Some sunday school classes are much more entertaining than most. My friend Hollie was teaching our class on sunday. It was one of the most entertaining classes i've ever been to, I'm so glad i skipped out on YSA class. And it was about the Old testament, which is one of the more boring and hard to understand standard works. The lesson was, i think meant to focus on Joseph in egypt and how he managed to wrangle himself out of the clutches of Potiphars wife, the original cougar. But it started off with Josephs mum, dad and aunty. First of all, something i didn't know before, it doesn't have a definition of concubines in the bible dictionary, but they were apparently legal wives, but with less rights than a proper wife.
So Leah was the first wife only because her father married her off without Jacob knowing. Which brings me to my first question. Marriages in Israel were apparently preceded by a bethrothal, which was a legal binding contract between the husband and wife, meaning that they were technically married, only they hadn't yet been through the proper ceremony and they weren't living together. So if Jacob was bethrothed to Rachel first, did swapping her and Leah make such a big difference? And it seems like there's something they're not saying in the story because why would Laban swap his daughters over like that? And why would the girls go along with it? And what does "doe-eyed" mean anyway. Was she short sighted or was something else wrong with her why she wasn't married before Jacob came along? So even though Rachel was obviously the preferred wife, why wasn't she the first wife, since she would have been legally contracted to him prior to their marriage ceremony?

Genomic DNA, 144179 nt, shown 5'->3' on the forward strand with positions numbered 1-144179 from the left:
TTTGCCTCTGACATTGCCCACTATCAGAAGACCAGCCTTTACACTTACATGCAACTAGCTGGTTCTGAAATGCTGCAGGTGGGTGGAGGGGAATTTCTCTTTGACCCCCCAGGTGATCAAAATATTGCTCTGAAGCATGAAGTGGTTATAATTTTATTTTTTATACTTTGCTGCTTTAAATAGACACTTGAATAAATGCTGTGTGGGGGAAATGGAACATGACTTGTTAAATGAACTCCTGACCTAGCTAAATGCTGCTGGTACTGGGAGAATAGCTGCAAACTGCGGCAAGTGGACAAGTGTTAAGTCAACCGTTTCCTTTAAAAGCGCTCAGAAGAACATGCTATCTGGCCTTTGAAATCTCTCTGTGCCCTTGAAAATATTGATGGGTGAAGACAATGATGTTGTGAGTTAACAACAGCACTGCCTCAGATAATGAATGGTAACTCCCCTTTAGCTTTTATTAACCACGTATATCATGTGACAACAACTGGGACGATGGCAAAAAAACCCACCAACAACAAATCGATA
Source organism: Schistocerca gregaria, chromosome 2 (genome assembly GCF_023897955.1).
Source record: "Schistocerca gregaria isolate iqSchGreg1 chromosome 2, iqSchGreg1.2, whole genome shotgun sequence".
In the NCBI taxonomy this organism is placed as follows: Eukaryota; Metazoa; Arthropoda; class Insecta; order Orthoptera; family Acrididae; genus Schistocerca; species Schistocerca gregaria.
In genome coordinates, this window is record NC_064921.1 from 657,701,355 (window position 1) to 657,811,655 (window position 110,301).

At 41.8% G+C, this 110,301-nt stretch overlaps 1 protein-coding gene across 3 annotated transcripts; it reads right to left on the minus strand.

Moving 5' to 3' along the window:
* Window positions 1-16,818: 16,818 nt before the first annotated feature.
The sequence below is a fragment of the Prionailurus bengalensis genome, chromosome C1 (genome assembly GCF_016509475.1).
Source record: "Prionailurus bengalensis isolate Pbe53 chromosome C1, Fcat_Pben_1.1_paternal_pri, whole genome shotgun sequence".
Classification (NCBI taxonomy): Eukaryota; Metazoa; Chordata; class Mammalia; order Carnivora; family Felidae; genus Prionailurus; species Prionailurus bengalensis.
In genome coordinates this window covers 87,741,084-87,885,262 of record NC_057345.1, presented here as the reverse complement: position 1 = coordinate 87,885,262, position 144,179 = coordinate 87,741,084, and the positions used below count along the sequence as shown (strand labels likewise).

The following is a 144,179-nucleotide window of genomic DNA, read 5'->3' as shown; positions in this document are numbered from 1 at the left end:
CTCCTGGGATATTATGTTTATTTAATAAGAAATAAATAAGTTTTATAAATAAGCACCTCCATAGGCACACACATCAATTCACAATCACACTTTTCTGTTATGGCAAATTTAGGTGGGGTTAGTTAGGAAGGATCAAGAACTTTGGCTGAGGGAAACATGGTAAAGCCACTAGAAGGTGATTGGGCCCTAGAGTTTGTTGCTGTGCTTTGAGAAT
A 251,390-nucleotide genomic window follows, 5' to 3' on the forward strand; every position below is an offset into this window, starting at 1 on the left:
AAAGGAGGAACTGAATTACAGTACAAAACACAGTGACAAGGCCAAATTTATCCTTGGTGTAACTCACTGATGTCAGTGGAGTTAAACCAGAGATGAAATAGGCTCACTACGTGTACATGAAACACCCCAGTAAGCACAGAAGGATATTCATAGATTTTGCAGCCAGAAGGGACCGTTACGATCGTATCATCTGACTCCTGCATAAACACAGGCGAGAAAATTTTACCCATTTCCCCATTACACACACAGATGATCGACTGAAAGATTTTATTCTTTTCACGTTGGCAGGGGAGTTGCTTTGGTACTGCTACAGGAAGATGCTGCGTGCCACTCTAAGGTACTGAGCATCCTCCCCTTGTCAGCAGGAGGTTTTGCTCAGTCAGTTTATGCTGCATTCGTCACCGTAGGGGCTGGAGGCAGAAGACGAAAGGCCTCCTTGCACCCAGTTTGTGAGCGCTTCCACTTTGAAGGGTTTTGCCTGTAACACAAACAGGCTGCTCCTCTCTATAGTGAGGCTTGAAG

The evidence that she wasn't the first wife is because Reuben, Leah's eldest, got the birthright, until he lost it by cavorting with his father's concubine. At which point it dropped through to the second to last child, Joseph, favoured son of his father. Weird that it didn't go to Leah's next son. And I feel so sorry for her, reading all the names she gave to her sons in the hope that her husband would finally love her. Seems like she got ripped off the most in the story. I wonder what she thought about her father marrying her off to her sisters fiance.
When Joseph went to go visit his brothers, at the tender age of 17, it was apparently 42 miles to wherever he went to visit them to see how they were. Then when he got there he got told they were in Dothan, another 12 miles away. So he took off straightaway to go see them there. Thats when his brothers starting plotting to kill him. It seems like Reuben was either an honourable man, or else repenting of earlier sins, or maybe he just liked his brother, or possibly felt responsible to his father as the eldest son, because he told them not to kill him but to put him in a pit. And its recorded that his plan was to get rid of his brothers and return Joseph safely back to Dad. At which point he went away somewhere, because when he came back they'd sold their little brother into slavery and Reuben was so gutted he rent his coat. Maybe he thought he'd get the blame for something happening to the apple of his fathers eye.
Why did his father send a 17yr old boy off by himself to go see to his brothers, when he was so beloved? Or did Joseph talk his father into letting him go? And what was he thinking telling his brothers and his father about his dream of them all bowing down to him. Did he seriously think they'd not mind? Or maybe he was just oblivious to his brothers envy. In any case, I like considering their motivations and what was going on with them.